Microsoft ad users can set monthly budgets while Google users set budgets daily. Microsoft has slightly better location targeting options, simply because you can schedule at both the campaign and group levels (for Google, it’s only possible at the campaign level). For the record, CPC for Bing tends to be much lower than Google.
Scheduling differs between the platforms. For Microsoft, you time a campaign based on the timezone of the viewer. For Google Ads, you only consider your time zone.
Finally, Bing demographics skew older, but it doesn’t make much of a difference when you consider all of Microsoft’s other strongholds.
The key differences between all PPC platforms are their unique targeting strengths. That’s why a multi-pronged approach to paid media is so smart—you get the benefits of multiple platforms.
Microsoft and Google deliver the best keyword targeting abilities.
Facebook’s strengths lie in target market and demographic data. Location settings are common among all PPC platforms.
Both Google and Facebook do well with retargeting and custom lookalike audiences.
Any display ads do well with targeting by interests, site visits and past behavior.
Targeting capabilities are always changing, especially as the third-party data discussion rolls on. Innovations will only add to the complexity over time.
What are the ingredients for a PPC campaign? Here’s the rundown.
Let’s touch on those keywords. How do you select the best ones? You can use tools like SEMrush to get a stronghold on your competition. The Keyword Planner on Google Ads will deliver solid keyword variations.
You’ll have to align your keywords with your ad budget. Running the best terms will help you get the most bang for your buck. Over the next few quarters, you can adjust your keyword strategy based on the performance you’re getting.
Wondering what the best number of keywords to have in each ad group is? You’re not alone. In this case, quality really does beat quantity. Keep your keyword count below 20 and ensure each one is relevant and valuable to your industry and product or service.
The cost of PPC comes from your cost-per-click, or CPC. This is because you only pay for each click you get in a PPC campaign.
The actual price of your CPC will vary from keyword to keyword and from campaign to campaign. Things like time of year, platform, and terms all play a role in CPC.
If you want to reduce your CPC on Google Ads, you’ll need to improve your ad’s quality score. This means optimizing your design, copy, and landing page for a higher CTR plus better SEO and UX.
You might have to shell out for the initial PPC investment, but you can start small to ensure you are making the best marketing decisions as you scale. Above all else, consider your ROI and ROAS. If you’re making enough money over your initial investment for your PPC marketing campaigns, you’re doing it right.
When considering the length of PPC campaign creation, you need to factor in a few things:
All in all, your creative period may occur over a few weeks. It will take another 1–2 weeks to put everything together and launch the ad, and another day or so until the ad starts running. You may be able to optimize your efficiency as you get better at PPC management.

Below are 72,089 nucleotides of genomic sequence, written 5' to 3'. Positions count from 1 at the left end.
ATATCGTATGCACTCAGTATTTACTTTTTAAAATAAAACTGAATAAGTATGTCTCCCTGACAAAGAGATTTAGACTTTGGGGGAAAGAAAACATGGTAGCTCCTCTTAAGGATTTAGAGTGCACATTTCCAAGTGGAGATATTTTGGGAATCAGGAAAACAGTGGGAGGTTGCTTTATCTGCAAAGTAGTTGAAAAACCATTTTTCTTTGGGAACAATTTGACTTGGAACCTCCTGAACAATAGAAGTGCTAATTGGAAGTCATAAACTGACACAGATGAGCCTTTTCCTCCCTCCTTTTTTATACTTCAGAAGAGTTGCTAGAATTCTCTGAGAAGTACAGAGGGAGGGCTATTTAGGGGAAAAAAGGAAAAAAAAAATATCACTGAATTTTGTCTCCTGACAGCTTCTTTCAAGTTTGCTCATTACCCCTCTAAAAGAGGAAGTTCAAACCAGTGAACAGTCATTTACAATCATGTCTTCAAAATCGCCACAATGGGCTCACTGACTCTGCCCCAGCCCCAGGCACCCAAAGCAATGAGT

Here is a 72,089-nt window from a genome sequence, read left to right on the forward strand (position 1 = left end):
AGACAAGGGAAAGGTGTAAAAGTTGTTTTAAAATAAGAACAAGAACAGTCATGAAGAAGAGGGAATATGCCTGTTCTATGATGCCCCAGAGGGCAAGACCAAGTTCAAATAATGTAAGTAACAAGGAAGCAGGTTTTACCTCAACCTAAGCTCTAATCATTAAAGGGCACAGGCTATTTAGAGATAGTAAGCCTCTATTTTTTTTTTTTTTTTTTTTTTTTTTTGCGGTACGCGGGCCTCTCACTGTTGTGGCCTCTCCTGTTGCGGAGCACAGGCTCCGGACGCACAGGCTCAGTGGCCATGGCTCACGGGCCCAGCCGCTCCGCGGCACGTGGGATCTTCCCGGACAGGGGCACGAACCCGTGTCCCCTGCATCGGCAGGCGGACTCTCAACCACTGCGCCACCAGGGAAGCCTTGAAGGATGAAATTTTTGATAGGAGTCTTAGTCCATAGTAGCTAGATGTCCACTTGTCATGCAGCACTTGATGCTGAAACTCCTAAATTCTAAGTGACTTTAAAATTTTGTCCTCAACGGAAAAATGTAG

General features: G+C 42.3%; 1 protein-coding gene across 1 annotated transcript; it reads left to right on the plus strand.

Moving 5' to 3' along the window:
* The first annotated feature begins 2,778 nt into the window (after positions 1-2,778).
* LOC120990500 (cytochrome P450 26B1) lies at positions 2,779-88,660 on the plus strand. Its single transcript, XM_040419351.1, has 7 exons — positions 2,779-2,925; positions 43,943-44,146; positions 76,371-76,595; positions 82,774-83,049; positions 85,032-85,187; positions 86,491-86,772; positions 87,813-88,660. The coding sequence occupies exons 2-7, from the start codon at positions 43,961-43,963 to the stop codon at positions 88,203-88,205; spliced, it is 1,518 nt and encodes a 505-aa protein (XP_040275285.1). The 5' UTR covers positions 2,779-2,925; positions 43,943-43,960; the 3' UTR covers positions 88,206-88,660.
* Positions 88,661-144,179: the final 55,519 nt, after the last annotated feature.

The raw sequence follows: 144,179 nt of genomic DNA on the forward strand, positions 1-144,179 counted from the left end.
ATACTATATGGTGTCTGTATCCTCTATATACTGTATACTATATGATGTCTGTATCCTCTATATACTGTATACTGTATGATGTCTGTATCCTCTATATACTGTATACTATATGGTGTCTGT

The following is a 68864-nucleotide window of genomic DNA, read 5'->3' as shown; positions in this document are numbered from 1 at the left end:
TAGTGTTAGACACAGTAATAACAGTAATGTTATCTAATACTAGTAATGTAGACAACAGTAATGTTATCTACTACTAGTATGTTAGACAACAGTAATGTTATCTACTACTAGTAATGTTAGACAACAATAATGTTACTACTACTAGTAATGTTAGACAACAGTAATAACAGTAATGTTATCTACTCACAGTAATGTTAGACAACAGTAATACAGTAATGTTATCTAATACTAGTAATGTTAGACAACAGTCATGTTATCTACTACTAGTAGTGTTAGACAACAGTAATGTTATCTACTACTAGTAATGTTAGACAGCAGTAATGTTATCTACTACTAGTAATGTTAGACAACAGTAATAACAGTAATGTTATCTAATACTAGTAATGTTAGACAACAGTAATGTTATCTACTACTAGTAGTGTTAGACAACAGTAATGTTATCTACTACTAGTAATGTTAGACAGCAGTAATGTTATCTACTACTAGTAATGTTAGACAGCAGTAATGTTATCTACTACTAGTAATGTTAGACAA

Many marketers run into some common obstacles in their PPC campaigns. If you can avoid the most prominent mistakes and focus on the best practices, you’ll do yourself lots of favors.
Make sure your ad goals are lined up with your keyword match preferences. On PPC platforms, you have the option to do a broad match, phrase match, or exact match. Phrase and exact matches are ideal because broad matches won’t hone in on your target audience well enough. Choosing between phrase and exact match depends on the keyword in question and what your specific ad goals are.
You should also take advantage of negative keyword features, which keep your ad off of particular keywords you don’t want to rank for.
Failing to split test (aka A/B test) your ads leaves money on the table. Don’t be that marketer…
Meanwhile, your keyword limit for an ad group should be about 20—but your keyword limit per ad should just be one.
As valuable as CPC is, don’t let that be your only measurement. Focus on different types of conversions you’re after, which will vary depending on which part of the funnel you’re focusing on (i.e. first-party data submission or a sale).
Here’s one last best practice for you: Give your all for those landing pages. Don’t just link to your home page and call it a day, because that’s just going to drive your bounce rate up more than anything. PPC marketing requires effort from all angles, including landing pages.
You can definitely learn the ins and outs of PPC, but the fact of the matter is this: PPC auctions can be complex and time-consuming.
A bidding strategy requires you to maximize your conversions by bidding high, prioritizing cost-per-acquisition (CPA) instead of CPC, or focusing on return on ad spend (ROAS). The chosen bidding strategy depends on the situation at hand, and an expert can surely help you pick the right one.
Plus, PPC management ensures you’re covering all your bases as you continue to grow your business.
Does pay-per-click work? Definitely. The top-positioned ads make up 12–25% of all clicks on search engines. You just have to make sure to do it right.
Don’t know where to start with PPC? Try my 90-day paid media strategy to find your winning campaigns. Check it out below!